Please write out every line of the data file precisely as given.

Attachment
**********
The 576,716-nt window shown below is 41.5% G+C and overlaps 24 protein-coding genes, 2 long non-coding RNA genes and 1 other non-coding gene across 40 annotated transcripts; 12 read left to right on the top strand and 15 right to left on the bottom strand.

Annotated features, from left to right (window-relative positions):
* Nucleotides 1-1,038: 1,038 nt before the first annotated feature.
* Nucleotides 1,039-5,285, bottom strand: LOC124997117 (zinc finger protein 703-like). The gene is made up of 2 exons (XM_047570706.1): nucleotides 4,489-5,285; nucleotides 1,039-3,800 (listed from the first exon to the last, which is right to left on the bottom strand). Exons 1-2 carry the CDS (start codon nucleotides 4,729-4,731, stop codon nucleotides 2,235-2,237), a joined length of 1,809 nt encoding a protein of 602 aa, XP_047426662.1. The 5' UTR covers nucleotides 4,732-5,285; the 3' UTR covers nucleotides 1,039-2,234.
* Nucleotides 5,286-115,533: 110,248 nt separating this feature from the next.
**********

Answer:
The 576,716-nt window shown below is 41.5% G+C and overlaps 24 protein-coding genes, 2 long non-coding RNA genes and 1 other non-coding gene across 40 annotated transcripts; 12 read left to right on the top strand and 15 right to left on the bottom strand.

Annotated features, from left to right (window-relative positions):
* Nucleotides 1-1,038: 1,038 nt before the first annotated feature.
* Nucleotides 1,039-5,285, bottom strand: LOC124997117 (zinc finger protein 703-like). The gene is made up of 2 exons (XM_047570706.1): nucleotides 4,489-5,285; nucleotides 1,039-3,800 (listed from the first exon to the last, which is right to left on the bottom strand). Exons 1-2 carry the CDS (start codon nucleotides 4,729-4,731, stop codon nucleotides 2,235-2,237), a joined length of 1,809 nt encoding a protein of 602 aa, XP_047426662.1. The 5' UTR covers nucleotides 4,732-5,285; the 3' UTR covers nucleotides 1,039-2,234.
* Nucleotides 5,286-115,533: 110,248 nt separating this feature from the next.